This Celiac.com FAQ on celiac disease will guide you to all of the basic information you will need to know about the disease, its diagnosis, testing methods, a gluten-free diet, etc.
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What are the major symptoms of celiac disease?
Celiac Disease Symptoms
What testing is available for celiac disease? - list blood tests, endo with biopsy, genetic test and enterolab (not diagnostic)
Celiac Disease Screening
Interpretation of Celiac Disease Blood Test Results
Can I be tested even though I am eating gluten free?
How long must gluten be taken for the serological tests to be meaningful?
The Gluten-Free Diet 101 - A Beginner's Guide to Going Gluten-Free
Is celiac inherited? Should my children be tested?
Ten Facts About Celiac Disease Genetic Testing
Is there a link between celiac and other autoimmune diseases?
Celiac Disease Research: Associated Diseases and Disorders
Is there a list of gluten foods to avoid?
Unsafe Gluten-Free Food List (Unsafe Ingredients)
Is there a list of gluten free foods?
Safe Gluten-Free Food List (Safe Ingredients)
Gluten-Free Alcoholic Beverages
Distilled Spirits (Grain Alcohols) and Vinegar: Are they Gluten-Free?
Where does gluten hide?
Additional Things to Beware of to Maintain a 100% Gluten-Free Diet
What if my doctor won't listen to me?
An Open Letter to Skeptical Health Care Practitioners
Where can I buy gluten-free stuff?
Support this site by shopping at The Celiac.com Store.
Yea. I hope she isn't like one of my blood and biopsy diagnosed relatives who then had a gene test that showed she didn't have one of those 2 most common genes. She was then told it was a misdiagnosis and went back to eating gluten.
She is young so she could also be in what they call the 'Honeymoon' period that used to cause doctors to think celiac could be outgrown. In young adults it can seem celiac has resolved because the person can consume gluten for a time before the antibodies start causing symptoms again.
Pure conjecture on my part.
I take Aleve or the generic that I get at Wegmans. I haven't had any issues with it and only need to take one for relief. I should note that it is not something I take on a daily basis. I usually only need it a couple times a month.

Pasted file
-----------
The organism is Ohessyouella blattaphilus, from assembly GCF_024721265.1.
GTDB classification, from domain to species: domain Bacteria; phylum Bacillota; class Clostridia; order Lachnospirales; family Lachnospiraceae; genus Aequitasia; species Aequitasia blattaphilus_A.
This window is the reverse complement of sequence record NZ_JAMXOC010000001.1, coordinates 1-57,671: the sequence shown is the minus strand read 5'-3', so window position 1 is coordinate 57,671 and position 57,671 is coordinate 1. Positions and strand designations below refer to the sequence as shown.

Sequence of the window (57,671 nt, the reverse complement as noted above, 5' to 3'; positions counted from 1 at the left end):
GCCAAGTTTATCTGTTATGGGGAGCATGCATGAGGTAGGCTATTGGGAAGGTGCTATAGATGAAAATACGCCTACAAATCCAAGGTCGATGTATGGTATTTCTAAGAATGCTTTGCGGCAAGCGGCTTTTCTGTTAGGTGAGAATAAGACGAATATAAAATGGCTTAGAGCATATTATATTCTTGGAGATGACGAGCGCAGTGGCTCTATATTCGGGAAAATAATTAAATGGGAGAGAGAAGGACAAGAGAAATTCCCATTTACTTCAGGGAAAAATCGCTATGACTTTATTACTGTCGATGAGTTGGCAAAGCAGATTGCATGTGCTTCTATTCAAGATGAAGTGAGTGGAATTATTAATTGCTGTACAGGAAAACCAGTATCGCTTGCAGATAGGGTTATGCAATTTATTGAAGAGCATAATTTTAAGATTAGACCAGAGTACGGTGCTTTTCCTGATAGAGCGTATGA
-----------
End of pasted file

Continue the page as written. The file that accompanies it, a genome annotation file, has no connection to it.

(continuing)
Welcome. I remember that pain all too well. It is excrutiating. I haven't had it since I was diagnosed, thank goodness. Being woken in the night by abdominal pain can be a sign of glutening. My GI said that if he know that was happening I could have been diagnosed much sooner. I did tell him but he didn't listen. You say you had little symptoms prediagnosis but it isn't uncommon for symptoms to escalate with a glutening after we have been gluten free. The only suggestion I can give is to reaccess what you are eating and where. You mention being a med student. That can lead to very busy schedules and make it hard to eat as safely as we need to eat. What is your diet like? Do you eat at a school or hospital cafe frequently? Can you start to keep a food and symptom log? Since gluten reactions can be delayed it can be hard to pinpoint what has gotten us when we have been CC'd. This may not be celiac related but a diary and symptom log may help if it is gluten sneaking in.
I found this article. I don't know if it's the source of the Patient Celiac's information, but it may have the information you're looking for.
There's some evidence that vitamin D deficiency contributes to high blood pressure.
Vitamin D does so many things! Getting my vitamin D up made me feel so much better! I supplement every day to ensure I keep my level up about 80. I don't do dairy and I don't get enough sun, so supplementing is the way to go for me. And I have been able to get off my high blood pressure medications, but correcting a lot of different things (vitamin and mineral deficiencies) made that possible. Make sure you check with your doctor before stopping any medications like high blood pressure medications.
Hope this helps!
Did your folate (B9) levels get tested? Folate deficiency can cause low white blood cells and anemia. Folate is needed to work with B 12 to make both red and white blood cells.
Here's a couple of articles.
Hope this helps.